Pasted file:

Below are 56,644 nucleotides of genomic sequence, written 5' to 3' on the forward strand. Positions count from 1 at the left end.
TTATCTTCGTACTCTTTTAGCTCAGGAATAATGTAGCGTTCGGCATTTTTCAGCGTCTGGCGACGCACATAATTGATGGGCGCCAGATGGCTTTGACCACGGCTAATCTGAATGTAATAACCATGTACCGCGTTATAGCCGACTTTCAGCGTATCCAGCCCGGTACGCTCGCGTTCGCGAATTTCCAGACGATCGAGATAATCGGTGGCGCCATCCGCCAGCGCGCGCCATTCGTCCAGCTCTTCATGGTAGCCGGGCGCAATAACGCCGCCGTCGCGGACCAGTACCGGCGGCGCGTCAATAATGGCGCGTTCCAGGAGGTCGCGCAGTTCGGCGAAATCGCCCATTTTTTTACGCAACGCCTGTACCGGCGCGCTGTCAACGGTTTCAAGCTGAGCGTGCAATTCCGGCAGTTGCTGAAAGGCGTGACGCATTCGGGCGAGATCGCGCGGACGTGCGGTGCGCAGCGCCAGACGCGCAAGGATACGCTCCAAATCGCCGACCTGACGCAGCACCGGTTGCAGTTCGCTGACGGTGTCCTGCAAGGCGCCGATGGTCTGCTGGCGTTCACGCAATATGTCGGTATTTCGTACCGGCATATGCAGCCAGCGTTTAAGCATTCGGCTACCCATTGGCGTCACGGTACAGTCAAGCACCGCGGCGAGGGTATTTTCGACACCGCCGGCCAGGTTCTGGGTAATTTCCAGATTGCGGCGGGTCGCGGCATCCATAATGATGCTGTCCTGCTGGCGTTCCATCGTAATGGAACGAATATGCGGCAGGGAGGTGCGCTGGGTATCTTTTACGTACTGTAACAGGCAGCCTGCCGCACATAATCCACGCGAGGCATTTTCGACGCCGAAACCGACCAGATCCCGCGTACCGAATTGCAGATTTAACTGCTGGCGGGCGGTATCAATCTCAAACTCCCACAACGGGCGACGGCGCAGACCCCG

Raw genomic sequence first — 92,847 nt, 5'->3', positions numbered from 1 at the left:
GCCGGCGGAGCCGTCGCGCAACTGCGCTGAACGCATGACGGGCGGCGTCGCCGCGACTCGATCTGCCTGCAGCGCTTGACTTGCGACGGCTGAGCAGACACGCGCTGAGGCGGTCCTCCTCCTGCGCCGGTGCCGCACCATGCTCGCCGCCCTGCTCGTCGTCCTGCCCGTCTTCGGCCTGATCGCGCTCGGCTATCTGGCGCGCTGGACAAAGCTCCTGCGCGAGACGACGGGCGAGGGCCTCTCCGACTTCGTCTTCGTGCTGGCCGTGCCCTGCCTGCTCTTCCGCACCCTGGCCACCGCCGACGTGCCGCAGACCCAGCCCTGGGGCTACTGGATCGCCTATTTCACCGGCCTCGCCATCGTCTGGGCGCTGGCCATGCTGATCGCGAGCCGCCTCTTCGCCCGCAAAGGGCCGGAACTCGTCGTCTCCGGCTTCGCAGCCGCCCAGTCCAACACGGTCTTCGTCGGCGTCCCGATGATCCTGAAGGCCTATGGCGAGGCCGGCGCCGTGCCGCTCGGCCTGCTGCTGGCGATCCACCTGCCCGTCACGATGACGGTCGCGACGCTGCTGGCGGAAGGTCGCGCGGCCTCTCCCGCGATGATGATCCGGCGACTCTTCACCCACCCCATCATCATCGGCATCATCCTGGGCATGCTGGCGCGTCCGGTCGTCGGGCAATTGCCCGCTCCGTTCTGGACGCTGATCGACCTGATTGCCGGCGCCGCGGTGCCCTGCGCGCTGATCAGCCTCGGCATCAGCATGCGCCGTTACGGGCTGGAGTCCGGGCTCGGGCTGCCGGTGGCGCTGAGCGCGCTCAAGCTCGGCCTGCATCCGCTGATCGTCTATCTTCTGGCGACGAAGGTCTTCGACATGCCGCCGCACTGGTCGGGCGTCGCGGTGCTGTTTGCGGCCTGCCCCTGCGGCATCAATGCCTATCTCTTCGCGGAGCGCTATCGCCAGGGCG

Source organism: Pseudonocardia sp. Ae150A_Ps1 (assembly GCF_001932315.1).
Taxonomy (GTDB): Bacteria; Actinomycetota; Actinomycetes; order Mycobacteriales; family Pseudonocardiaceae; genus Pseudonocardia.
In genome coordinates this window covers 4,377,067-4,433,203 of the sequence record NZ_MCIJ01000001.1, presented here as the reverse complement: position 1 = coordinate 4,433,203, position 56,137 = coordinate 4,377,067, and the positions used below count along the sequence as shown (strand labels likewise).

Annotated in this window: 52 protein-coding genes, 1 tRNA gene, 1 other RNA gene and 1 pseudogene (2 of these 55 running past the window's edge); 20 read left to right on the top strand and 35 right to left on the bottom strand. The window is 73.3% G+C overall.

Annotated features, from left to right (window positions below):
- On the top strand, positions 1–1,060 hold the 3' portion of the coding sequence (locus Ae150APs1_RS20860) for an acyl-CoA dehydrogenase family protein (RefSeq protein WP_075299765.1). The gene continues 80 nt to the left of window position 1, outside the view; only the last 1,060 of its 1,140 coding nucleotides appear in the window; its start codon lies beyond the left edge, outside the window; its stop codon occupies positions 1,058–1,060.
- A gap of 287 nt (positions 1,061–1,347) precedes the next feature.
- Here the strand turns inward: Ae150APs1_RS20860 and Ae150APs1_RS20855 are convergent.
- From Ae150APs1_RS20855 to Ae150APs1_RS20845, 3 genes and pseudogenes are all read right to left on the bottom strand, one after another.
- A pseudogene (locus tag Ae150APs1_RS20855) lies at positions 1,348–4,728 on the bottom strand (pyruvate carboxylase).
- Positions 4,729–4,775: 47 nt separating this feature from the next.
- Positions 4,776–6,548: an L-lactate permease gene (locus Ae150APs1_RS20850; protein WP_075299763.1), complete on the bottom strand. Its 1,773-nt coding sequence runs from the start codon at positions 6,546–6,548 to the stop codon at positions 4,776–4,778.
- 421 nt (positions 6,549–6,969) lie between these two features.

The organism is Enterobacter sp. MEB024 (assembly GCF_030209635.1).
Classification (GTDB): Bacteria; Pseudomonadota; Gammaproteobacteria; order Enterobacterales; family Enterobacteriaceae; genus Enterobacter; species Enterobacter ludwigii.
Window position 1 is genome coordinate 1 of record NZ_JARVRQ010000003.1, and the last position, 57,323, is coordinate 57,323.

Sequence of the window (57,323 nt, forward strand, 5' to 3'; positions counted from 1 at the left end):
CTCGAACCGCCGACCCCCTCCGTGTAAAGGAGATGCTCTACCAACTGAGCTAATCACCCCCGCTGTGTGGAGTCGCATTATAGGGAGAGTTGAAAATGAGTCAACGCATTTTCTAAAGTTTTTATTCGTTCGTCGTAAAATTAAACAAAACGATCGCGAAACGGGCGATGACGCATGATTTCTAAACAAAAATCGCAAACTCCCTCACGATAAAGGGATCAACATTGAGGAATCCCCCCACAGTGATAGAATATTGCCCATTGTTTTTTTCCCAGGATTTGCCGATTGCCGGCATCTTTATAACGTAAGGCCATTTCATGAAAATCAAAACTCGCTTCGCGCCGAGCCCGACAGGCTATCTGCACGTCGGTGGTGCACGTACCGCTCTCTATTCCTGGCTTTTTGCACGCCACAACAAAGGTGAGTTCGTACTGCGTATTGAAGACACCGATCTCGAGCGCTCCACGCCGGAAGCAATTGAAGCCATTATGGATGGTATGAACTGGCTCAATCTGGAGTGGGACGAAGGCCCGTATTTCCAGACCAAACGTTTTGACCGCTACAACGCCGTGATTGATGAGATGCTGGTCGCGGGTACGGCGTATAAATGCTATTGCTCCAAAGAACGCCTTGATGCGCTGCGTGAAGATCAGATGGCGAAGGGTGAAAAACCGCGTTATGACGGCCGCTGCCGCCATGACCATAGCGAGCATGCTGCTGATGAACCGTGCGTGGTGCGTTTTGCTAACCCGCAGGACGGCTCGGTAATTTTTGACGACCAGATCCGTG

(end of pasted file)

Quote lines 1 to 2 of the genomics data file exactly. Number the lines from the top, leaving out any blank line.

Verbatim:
Below are 56,644 nucleotides of genomic sequence, written 5' to 3' on the forward strand. Positions count from 1 at the left end.
TTATCTTCGTACTCTTTTAGCTCAGGAATAATGTAGCGTTCGGCATTTTTCAGCGTCTGGCGACGCACATAATTGATGGGCGCCAGATGGCTTTGACCACGGCTAATCTGAATGTAATAACCATGTACCGCGTTATAGCCGACTTTCAGCGTATCCAGCCCGGTACGCTCGCGTTCGCGAATTTCCAGACGATCGAGATAATCGGTGGCGCCATCCGCCAGCGCGCGCCATTCGTCCAGCTCTTCATGGTAGCCGGGCGCAATAACGCCGCCGTCGCGGACCAGTACCGGCGGCGCGTCAATAATGGCGCGTTCCAGGAGGTCGCGCAGTTCGGCGAAATCGCCCATTTTTTTACGCAACGCCTGTACCGGCGCGCTGTCAACGGTTTCAAGCTGAGCGTGCAATTCCGGCAGTTGCTGAAAGGCGTGACGCATTCGGGCGAGATCGCGCGGACGTGCGGTGCGCAGCGCCAGACGCGCAAGGATACGCTCCAAATCGCCGACCTGACGCAGCACCGGTTGCAGTTCGCTGACGGTGTCCTGCAAGGCGCCGATGGTCTGCTGGCGTTCACGCAATATGTCGGTATTTCGTACCGGCATATGCAGCCAGCGTTTAAGCATTCGGCTACCCATTGGCGTCACGGTACAGTCAAGCACCGCGGCGAGGGTATTTTCGACACCGCCGGCCAGGTTCTGGGTAATTTCCAGATTGCGGCGGGTCGCGGCATCCATAATGATGCTGTCCTGCTGGCGTTCCATCGTAATGGAACGAATATGCGGCAGGGAGGTGCGCTGGGTATCTTTTACGTACTGTAACAGGCAGCCTGCCGCACATAATCCACGCGAGGCATTTTCGACGCCGAAACCGACCAGATCCCGCGTACCGAATTGCAGATTTAACTGCTGGCGGGCGGTATCAATCTCAAACTCCCACAACGGGCGACGGCGCAGACCCCG